5/5 stars

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  • Pyromania bonus disc Live – L.A. Forum, 11 September 1983

Gallery: Def Leppard – Pyromania (India import cassette)

Aaron finds the weirdest stuff!  In a recent Box of Goodness that he sent me (including an awesome Thin Lizzy Thunder and Lightning reissue on vinyl) I found this.  It’s Def Leppard’s Pyromania (review here) on cassette, but not just any cassette.

The weird extra-thick and bendy clamshell case was the dead giveaway that this was something unusual.  A quick look at the sleeve reveals it’s an actual Vertigo release, but also an import from India!  Does anyone know if cassettes in India always came in these odd cases?  The cassette actually snaps into the case, and is held by two tabs.  I’ve never seen anything like it.  This version even has an oddly coloured Def Leppard logo, that I’ve never seen on anything else.

Pyromania had a max. retail price of 60 rupees. That’s approximately one US dollar today.

Even though the yellow price tag on the side says $2.99, Aaron got this for the princely sum of one Canadian dollar!  And now here’s the gallery of this strange oddity.

REVIEW: Def Leppard – Pyromania (deluxe edition, 24kt gold Ultradisc II)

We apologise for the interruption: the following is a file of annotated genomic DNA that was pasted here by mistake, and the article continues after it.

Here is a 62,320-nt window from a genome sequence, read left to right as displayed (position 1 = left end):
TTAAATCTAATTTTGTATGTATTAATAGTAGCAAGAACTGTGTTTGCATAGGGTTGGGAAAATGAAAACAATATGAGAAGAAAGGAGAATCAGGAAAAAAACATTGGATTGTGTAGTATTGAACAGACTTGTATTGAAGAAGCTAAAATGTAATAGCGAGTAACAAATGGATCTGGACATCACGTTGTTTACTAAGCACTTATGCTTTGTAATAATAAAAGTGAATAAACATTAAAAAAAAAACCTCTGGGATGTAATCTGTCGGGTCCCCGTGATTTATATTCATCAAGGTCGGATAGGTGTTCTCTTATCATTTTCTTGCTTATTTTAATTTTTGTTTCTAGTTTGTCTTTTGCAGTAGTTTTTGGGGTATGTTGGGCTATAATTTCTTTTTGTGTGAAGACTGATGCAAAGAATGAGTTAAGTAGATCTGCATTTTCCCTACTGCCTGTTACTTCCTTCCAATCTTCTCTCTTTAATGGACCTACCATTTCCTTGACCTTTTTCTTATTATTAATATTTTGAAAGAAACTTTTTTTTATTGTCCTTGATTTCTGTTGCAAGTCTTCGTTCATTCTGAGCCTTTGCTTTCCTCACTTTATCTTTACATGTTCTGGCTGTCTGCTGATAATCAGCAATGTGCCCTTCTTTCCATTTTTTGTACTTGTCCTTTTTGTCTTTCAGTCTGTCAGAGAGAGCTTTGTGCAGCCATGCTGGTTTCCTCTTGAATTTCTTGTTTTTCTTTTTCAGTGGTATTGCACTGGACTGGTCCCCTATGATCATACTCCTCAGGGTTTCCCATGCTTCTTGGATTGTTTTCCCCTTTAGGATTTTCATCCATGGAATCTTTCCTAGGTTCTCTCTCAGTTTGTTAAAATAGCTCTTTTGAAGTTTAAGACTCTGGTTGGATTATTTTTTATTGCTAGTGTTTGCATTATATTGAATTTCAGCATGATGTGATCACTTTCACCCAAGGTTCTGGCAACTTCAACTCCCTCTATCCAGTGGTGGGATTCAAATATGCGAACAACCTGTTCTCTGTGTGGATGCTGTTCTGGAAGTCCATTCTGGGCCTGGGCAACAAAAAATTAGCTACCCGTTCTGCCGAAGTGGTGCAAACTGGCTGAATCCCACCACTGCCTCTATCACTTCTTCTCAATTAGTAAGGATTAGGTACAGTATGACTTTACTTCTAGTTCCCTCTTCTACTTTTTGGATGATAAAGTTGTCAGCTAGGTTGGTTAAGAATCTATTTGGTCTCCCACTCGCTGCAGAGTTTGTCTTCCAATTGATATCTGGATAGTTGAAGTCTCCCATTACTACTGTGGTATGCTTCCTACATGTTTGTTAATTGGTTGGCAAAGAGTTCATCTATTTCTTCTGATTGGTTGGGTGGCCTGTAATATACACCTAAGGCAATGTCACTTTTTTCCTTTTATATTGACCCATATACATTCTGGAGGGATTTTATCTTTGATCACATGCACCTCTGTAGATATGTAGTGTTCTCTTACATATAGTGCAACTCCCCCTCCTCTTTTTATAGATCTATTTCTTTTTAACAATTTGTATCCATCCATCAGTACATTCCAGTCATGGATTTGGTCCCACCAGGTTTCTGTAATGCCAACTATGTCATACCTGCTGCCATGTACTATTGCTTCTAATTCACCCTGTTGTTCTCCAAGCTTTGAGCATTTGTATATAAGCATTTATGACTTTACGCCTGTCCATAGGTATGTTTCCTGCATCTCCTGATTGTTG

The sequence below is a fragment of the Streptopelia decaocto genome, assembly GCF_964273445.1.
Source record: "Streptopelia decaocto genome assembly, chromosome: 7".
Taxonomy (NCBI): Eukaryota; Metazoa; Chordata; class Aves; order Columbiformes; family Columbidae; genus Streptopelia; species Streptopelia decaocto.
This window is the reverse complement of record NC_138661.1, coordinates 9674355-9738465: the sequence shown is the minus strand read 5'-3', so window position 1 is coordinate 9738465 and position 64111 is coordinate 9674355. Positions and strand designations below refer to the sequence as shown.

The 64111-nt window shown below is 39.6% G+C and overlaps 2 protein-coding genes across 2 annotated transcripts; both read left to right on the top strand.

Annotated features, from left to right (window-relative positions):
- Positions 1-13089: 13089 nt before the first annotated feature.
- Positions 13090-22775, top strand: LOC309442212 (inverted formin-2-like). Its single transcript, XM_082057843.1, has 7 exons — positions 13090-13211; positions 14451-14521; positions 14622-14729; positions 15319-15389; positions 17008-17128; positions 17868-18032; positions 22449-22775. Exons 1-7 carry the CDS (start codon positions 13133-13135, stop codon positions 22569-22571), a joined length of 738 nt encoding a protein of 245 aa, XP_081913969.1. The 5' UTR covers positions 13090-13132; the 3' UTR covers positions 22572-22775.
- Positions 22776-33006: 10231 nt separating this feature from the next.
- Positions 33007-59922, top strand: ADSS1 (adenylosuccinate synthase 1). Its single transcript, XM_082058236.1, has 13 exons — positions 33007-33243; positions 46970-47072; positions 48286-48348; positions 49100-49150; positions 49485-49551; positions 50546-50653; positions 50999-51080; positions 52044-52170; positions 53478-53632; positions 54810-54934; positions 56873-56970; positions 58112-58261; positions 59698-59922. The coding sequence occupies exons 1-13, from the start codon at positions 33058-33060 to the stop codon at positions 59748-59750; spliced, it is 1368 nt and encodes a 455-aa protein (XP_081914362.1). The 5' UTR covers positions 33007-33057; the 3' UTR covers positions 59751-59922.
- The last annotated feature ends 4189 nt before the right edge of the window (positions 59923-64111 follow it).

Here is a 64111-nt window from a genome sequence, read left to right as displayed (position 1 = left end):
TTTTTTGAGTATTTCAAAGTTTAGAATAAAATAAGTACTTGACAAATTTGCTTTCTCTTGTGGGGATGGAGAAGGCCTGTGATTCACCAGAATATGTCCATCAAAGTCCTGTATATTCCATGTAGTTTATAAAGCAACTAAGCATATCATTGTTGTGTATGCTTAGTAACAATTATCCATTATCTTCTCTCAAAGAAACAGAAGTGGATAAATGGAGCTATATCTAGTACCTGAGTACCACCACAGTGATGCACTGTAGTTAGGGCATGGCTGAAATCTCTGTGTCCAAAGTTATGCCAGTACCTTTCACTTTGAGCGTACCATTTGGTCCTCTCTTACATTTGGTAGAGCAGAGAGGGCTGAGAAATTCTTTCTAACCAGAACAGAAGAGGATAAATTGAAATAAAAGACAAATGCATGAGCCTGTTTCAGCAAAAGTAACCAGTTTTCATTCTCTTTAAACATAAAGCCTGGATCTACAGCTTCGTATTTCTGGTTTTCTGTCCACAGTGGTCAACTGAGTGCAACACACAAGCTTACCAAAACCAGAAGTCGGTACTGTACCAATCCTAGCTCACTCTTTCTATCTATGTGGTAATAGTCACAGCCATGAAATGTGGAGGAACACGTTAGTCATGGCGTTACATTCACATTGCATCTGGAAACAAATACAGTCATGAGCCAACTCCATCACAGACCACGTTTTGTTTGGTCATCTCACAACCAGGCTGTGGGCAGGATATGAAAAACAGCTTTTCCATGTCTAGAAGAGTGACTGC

Another one that I wasn’t happy with my original review for.  I redid this one, with loads of new pics.  Here it is:  Pyromania redux!

DEF LEPPARD – Pyromania (1983, 24kt gold Ultradisc II, 2009 deluxe edition)

Pyromania is one of those landmark albums that every melodic rock fan should own: Over 10 million copies sold, four classic hit singles, and a sound that at the time was so new and fresh that everybody took notice. This is before Rick Allen’s accident, before Steve Clark’s death, and before Def Leppard had any serious hits. Three would prove to be their lucky number when they set down to record their third album.

Pyromania is also the only Leppard album to feature a three-guitar lineup, in a sense.  Pete Willis was fired mid-way through recording, ironically for alcohol abuse, the same illness that would take Steve Clark 8 years later.  Phil Collen (ex-Girl, with Phil Lewis of the future L.A. Guns) was hired to complete the unfinished guitar rhythms and solos.  Willis’ rhythm guitar appears on all 10 tracks, making this his final Def Leppard album.

Girl, featuring Phil Collen and Phil Lewis